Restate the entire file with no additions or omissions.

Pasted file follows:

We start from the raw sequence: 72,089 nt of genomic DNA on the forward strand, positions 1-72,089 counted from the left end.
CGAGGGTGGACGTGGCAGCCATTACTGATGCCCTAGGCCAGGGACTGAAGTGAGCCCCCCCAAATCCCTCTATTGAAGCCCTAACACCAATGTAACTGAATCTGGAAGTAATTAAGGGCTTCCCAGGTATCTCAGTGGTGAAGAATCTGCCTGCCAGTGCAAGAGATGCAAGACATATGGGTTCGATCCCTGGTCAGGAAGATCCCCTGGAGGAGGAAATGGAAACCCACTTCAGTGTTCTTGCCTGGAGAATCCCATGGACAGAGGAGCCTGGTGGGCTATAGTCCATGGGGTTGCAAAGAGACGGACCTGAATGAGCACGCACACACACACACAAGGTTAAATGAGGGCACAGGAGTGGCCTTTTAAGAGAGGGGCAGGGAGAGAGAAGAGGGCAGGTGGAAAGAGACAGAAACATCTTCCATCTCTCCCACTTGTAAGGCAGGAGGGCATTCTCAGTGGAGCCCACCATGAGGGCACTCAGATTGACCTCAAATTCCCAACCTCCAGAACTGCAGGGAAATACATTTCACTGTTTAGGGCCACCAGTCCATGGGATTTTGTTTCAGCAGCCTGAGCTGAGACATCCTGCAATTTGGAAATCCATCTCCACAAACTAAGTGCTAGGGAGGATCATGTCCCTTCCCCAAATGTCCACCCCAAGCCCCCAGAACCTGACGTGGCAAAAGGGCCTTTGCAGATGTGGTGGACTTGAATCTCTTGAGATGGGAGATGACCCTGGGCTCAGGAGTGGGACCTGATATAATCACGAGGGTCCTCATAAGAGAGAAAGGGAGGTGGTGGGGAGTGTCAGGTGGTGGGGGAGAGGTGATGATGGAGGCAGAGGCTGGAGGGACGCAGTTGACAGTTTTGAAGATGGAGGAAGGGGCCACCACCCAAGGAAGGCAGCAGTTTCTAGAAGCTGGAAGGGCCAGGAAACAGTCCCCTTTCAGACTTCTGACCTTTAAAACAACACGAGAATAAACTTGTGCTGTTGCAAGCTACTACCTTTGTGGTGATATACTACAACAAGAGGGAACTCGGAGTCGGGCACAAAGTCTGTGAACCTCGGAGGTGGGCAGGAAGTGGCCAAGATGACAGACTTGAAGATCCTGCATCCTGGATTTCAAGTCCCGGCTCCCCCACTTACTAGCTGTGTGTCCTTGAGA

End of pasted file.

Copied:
We start from the raw sequence: 72,089 nt of genomic DNA on the forward strand, positions 1-72,089 counted from the left end.
CGAGGGTGGACGTGGCAGCCATTACTGATGCCCTAGGCCAGGGACTGAAGTGAGCCCCCCCAAATCCCTCTATTGAAGCCCTAACACCAATGTAACTGAATCTGGAAGTAATTAAGGGCTTCCCAGGTATCTCAGTGGTGAAGAATCTGCCTGCCAGTGCAAGAGATGCAAGACATATGGGTTCGATCCCTGGTCAGGAAGATCCCCTGGAGGAGGAAATGGAAACCCACTTCAGTGTTCTTGCCTGGAGAATCCCATGGACAGAGGAGCCTGGTGGGCTATAGTCCATGGGGTTGCAAAGAGACGGACCTGAATGAGCACGCACACACACACACAAGGTTAAATGAGGGCACAGGAGTGGCCTTTTAAGAGAGGGGCAGGGAGAGAGAAGAGGGCAGGTGGAAAGAGACAGAAACATCTTCCATCTCTCCCACTTGTAAGGCAGGAGGGCATTCTCAGTGGAGCCCACCATGAGGGCACTCAGATTGACCTCAAATTCCCAACCTCCAGAACTGCAGGGAAATACATTTCACTGTTTAGGGCCACCAGTCCATGGGATTTTGTTTCAGCAGCCTGAGCTGAGACATCCTGCAATTTGGAAATCCATCTCCACAAACTAAGTGCTAGGGAGGATCATGTCCCTTCCCCAAATGTCCACCCCAAGCCCCCAGAACCTGACGTGGCAAAAGGGCCTTTGCAGATGTGGTGGACTTGAATCTCTTGAGATGGGAGATGACCCTGGGCTCAGGAGTGGGACCTGATATAATCACGAGGGTCCTCATAAGAGAGAAAGGGAGGTGGTGGGGAGTGTCAGGTGGTGGGGGAGAGGTGATGATGGAGGCAGAGGCTGGAGGGACGCAGTTGACAGTTTTGAAGATGGAGGAAGGGGCCACCACCCAAGGAAGGCAGCAGTTTCTAGAAGCTGGAAGGGCCAGGAAACAGTCCCCTTTCAGACTTCTGACCTTTAAAACAACACGAGAATAAACTTGTGCTGTTGCAAGCTACTACCTTTGTGGTGATATACTACAACAAGAGGGAACTCGGAGTCGGGCACAAAGTCTGTGAACCTCGGAGGTGGGCAGGAAGTGGCCAAGATGACAGACTTGAAGATCCTGCATCCTGGATTTCAAGTCCCGGCTCCCCCACTTACTAGCTGTGTGTCCTTGAGA